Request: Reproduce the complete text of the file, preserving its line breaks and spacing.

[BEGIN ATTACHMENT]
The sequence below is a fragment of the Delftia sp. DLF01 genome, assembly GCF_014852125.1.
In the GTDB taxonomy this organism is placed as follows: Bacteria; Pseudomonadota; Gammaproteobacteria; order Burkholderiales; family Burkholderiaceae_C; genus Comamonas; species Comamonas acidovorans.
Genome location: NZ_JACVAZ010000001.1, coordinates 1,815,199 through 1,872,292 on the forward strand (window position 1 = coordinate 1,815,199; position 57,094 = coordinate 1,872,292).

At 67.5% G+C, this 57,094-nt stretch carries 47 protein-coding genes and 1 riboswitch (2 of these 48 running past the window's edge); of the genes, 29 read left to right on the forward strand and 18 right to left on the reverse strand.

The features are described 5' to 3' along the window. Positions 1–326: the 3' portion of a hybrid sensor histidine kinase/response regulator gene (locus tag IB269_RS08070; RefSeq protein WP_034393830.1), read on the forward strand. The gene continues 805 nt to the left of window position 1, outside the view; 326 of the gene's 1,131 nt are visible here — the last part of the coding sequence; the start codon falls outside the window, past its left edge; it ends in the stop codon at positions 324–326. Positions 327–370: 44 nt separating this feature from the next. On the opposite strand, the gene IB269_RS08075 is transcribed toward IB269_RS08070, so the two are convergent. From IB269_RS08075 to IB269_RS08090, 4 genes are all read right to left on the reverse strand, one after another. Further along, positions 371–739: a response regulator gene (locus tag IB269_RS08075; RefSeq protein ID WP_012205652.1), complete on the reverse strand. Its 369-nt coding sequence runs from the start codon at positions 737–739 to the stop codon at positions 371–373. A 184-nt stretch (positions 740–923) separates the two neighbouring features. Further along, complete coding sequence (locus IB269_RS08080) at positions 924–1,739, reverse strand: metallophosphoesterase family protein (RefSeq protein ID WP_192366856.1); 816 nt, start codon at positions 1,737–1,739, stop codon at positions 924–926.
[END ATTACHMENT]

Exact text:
The sequence below is a fragment of the Delftia sp. DLF01 genome, assembly GCF_014852125.1.
In the GTDB taxonomy this organism is placed as follows: Bacteria; Pseudomonadota; Gammaproteobacteria; order Burkholderiales; family Burkholderiaceae_C; genus Comamonas; species Comamonas acidovorans.
Genome location: NZ_JACVAZ010000001.1, coordinates 1,815,199 through 1,872,292 on the forward strand (window position 1 = coordinate 1,815,199; position 57,094 = coordinate 1,872,292).

At 67.5% G+C, this 57,094-nt stretch carries 47 protein-coding genes and 1 riboswitch (2 of these 48 running past the window's edge); of the genes, 29 read left to right on the forward strand and 18 right to left on the reverse strand.

The features are described 5' to 3' along the window. Positions 1–326: the 3' portion of a hybrid sensor histidine kinase/response regulator gene (locus tag IB269_RS08070; RefSeq protein WP_034393830.1), read on the forward strand. The gene continues 805 nt to the left of window position 1, outside the view; 326 of the gene's 1,131 nt are visible here — the last part of the coding sequence; the start codon falls outside the window, past its left edge; it ends in the stop codon at positions 324–326. Positions 327–370: 44 nt separating this feature from the next. On the opposite strand, the gene IB269_RS08075 is transcribed toward IB269_RS08070, so the two are convergent. From IB269_RS08075 to IB269_RS08090, 4 genes are all read right to left on the reverse strand, one after another. Further along, positions 371–739: a response regulator gene (locus tag IB269_RS08075; RefSeq protein ID WP_012205652.1), complete on the reverse strand. Its 369-nt coding sequence runs from the start codon at positions 737–739 to the stop codon at positions 371–373. A 184-nt stretch (positions 740–923) separates the two neighbouring features. Further along, complete coding sequence (locus IB269_RS08080) at positions 924–1,739, reverse strand: metallophosphoesterase family protein (RefSeq protein ID WP_192366856.1); 816 nt, start codon at positions 1,737–1,739, stop codon at positions 924–926.